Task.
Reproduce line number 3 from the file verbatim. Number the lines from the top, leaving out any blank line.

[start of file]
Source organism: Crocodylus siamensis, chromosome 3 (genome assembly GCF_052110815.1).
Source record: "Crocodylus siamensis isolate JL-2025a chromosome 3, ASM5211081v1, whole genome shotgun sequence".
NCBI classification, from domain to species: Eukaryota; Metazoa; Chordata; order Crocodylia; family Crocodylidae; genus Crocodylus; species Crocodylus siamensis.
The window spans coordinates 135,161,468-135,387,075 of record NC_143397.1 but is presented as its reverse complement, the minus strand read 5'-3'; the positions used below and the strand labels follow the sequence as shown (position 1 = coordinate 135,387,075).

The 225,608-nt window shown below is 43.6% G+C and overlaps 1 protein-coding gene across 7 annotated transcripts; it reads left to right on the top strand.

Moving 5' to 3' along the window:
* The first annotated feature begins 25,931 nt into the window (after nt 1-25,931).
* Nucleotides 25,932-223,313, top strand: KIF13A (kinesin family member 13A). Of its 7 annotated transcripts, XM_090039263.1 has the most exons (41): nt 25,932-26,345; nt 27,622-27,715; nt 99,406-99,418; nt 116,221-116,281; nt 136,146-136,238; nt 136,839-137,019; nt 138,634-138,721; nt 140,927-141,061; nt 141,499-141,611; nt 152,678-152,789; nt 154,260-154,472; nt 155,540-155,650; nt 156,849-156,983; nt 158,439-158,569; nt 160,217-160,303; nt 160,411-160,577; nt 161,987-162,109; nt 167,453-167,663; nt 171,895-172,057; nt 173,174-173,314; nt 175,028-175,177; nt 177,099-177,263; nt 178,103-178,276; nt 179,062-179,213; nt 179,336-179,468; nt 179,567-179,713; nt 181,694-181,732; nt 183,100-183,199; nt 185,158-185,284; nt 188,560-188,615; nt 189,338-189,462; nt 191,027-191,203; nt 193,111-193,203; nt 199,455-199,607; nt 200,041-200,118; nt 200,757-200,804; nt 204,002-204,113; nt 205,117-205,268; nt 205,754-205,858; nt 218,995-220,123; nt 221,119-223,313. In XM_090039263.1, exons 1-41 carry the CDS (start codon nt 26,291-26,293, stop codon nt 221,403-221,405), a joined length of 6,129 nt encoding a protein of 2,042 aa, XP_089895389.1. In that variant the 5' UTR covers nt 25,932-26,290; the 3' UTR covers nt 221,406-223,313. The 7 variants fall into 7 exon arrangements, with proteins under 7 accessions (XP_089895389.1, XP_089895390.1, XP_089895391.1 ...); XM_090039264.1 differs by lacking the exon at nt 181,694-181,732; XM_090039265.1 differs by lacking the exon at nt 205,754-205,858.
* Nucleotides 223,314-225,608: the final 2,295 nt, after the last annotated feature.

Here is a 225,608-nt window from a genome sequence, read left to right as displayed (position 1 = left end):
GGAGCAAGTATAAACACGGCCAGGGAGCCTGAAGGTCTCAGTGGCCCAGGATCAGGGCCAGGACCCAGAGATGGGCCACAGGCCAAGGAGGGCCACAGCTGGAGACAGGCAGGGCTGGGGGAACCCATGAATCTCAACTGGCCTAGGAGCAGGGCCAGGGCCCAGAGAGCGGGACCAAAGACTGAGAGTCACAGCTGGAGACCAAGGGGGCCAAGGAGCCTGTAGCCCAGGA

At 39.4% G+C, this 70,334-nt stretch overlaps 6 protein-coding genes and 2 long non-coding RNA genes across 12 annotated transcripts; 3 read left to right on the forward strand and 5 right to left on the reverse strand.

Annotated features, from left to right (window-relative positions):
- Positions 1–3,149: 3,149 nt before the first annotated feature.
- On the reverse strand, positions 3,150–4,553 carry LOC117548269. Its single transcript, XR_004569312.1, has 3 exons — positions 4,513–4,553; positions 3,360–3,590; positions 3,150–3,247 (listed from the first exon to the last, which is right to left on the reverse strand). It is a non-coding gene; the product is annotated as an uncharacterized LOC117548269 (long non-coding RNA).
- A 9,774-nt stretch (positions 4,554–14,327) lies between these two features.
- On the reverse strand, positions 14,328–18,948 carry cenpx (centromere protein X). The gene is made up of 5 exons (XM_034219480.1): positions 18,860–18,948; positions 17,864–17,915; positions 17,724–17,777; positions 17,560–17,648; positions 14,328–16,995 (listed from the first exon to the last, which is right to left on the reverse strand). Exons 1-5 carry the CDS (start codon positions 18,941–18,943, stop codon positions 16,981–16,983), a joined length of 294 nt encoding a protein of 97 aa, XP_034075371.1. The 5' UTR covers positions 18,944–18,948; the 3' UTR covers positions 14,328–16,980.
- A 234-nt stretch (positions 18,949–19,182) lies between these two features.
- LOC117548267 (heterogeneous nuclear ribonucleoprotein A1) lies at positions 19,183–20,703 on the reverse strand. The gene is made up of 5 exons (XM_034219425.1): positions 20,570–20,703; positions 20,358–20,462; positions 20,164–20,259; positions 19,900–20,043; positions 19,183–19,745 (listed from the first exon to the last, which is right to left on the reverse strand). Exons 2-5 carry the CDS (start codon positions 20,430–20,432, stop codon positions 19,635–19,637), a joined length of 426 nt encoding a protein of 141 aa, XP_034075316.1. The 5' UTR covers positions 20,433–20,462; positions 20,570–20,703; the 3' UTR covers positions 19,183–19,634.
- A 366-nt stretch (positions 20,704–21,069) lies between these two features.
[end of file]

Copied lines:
NCBI classification, from domain to species: Eukaryota; Metazoa; Chordata; order Crocodylia; family Crocodylidae; genus Crocodylus; species Crocodylus siamensis.